Saturday, March 28, 2009

Reading Log - Essential Spider-Man Volume 4

I never intended, and still don't intend, to write Reading Log entries for most of the comics that I read. However, I'll be making exceptions here and there for trade paperback collections and graphic novels, especially if I have something to say about them. Essential Amazing Spider-Man Volume 4 is one of those. It's officially, "Essential Spider-Man Volume 4" but I'm making the distinction because there have been Essential volumes for other Spider-titles since this line started, and there may be others in the future.

My copy of Essential Amazing Spider-Man Volume 4 turns out to be the "second edition", according to the indicia (that's the tiny print at the front with publisher info, for those of you who aren't publishing geeks). It collects issues 66 though 89 plus Annual # 5, all from the late sixties.

I normally wouldn't care about it being a "second edition". I'm a reader, not a collector, and couldn't care less about things like first printings and limited editions. Books that enter my house generally won't be leaving until an estate sale that's hopefully far in the future, so I don't care what they're "worth". However, it turns out that my copies of Volumes 1 to 3 of this series, that I kept from back in the days when I ran a comic shop, are first editions (and first printings). Volume 3, first edition, collected Amazing Spider-Man issues 44 to 68 with no annuals. Volume 2, first edition, included annuals 2 and 3.

See the problem? Volume 4, second edition, doesn't pick up where Volume 3, first edition, left off. The new trade dress - translation from industry jargon: "how the outside of the book looks" - doesn't bother me. At least they didn't print the title upside down on the spine (i.e., reading from bottom to top when the book is placed on a shelf) the way they did on Volume 1, first edition.

I also don't mind the overlap. Three issues (66, 67, and 68) appear in both books. However, the change of contents from first to second edition results in my missing Annual 4, which must have appeared in the second edition of Volume 3. If Marvel thinks I'm going to repurchase the new edition of Volume 3 to get that issue, all I can say is "go fish." That's what torrented scans are for. I'll continue to pick up Essential volumes, but I won't be buying any doubles for one or two "new" stories.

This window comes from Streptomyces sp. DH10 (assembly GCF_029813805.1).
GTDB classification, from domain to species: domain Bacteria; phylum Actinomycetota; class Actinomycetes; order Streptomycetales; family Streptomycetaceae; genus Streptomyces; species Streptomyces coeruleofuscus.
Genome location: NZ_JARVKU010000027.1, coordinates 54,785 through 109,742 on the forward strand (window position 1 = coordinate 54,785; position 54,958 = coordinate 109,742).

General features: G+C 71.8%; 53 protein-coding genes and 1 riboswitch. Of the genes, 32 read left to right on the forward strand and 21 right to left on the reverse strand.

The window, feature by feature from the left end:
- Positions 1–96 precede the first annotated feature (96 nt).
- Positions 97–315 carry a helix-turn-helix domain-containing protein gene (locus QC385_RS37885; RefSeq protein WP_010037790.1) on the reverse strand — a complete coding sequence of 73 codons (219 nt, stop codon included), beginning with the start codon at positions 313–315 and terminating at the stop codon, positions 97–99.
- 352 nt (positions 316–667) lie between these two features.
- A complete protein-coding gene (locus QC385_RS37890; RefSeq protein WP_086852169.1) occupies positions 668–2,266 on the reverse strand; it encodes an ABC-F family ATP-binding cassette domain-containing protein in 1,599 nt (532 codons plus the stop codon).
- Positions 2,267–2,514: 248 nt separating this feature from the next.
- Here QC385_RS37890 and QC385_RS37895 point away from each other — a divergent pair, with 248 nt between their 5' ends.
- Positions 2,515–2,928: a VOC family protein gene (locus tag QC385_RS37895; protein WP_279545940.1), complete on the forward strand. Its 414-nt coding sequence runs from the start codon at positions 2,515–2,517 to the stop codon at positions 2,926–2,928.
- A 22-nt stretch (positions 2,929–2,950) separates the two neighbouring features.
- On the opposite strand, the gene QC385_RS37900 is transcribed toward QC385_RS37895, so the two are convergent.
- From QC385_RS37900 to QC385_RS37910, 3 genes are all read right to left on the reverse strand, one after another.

This book is also noteworthy for its poor manufacturing. I don't expect leatherbound archival quality for the $17 (U.S.) / $27.25 (Canadian) cover price, which I didn't pay anyway thanks to the miracle of online discounts, but the pages of this thing came unglued from the spine before I finished reading it. The re-gluing I gave it seems to have held, though, so no harm done.

On to the actual content. By the era represented in this volume, Spidey's storytelling engine was pretty well established. I don't think these issues introduce any new characters or concepts that have "mattered" in the long run. Contrast this with the first two Spidey volumes, where it seems like almost every issue introduced a character, gadget, or plot point that still features in Spider-Man comics, cartoons, merchandise, and movies to this day, over forty years later.

However, the work here is definitely solid. Many of these stories are far less remembered now than those groundbreaking early issues, so in their own way they may seem fresher to the reader. Every Spider-Man fan remembers the Lizard's origin, but how many remember the time that the Human Torch showed up to help Spider-Man stop him, and Spidey had to keep trying to stop the Torch from simply frying the Lizard to a shriveled crisp?

That storyline, incidentally, started in Amazing Spider-Man # 76, which holds a special place for me because for many years it was the oldest issue of ASM that I owned. I started reading ASM when I was a very young child, and kept most of the issues I ever got, although they were much-loved and therefore pretty battered by the time adolescence rolled around. I began reading around issue 180. Those first issues I ever got were included in Essential Amazing Spider-Man Volume 8, which I snapped up the first time I saw it. Nothing else sells comics like nostalgia, unfortunately for the comics industry.

For the next fifteen years or so, I grabbed every Amazing Spider-Man back issue I could find (and afford). This was before the Internet, and I didn't often patronize mail-order dealers, so I was limited to what I could find in comic shops and used bookstores (remember when they all carried comics? For that matter, remember when there were used bookstores in pretty much every town?). I eventually had an unbroken run from issues 167 to around 325, with a good handful of earlier issues, but never owned an issue earlier than # 76. My run of Peter Parker, the Spectacular Spider-Man, was complete from issue 1 to issue 152, and I was only a few issues away from a complete set of the 150-issue run of Marvel Team-Up, almost all of which featured Spider-Man.

I wandered off from comics altogether around 1990, and only read a few issues from then to when I opened a comic shop a few years later. But that's another story that may or may not get told here someday.

All for now. Here's a picture of my Ork army. This is the start of a picture series, albeit maybe a very short one. I had intended to write an entry explaining these pictures when I posted the first of them, but decided otherwise, mainly because I'm low on pictures. Maybe that'll be my next post. Probably not.

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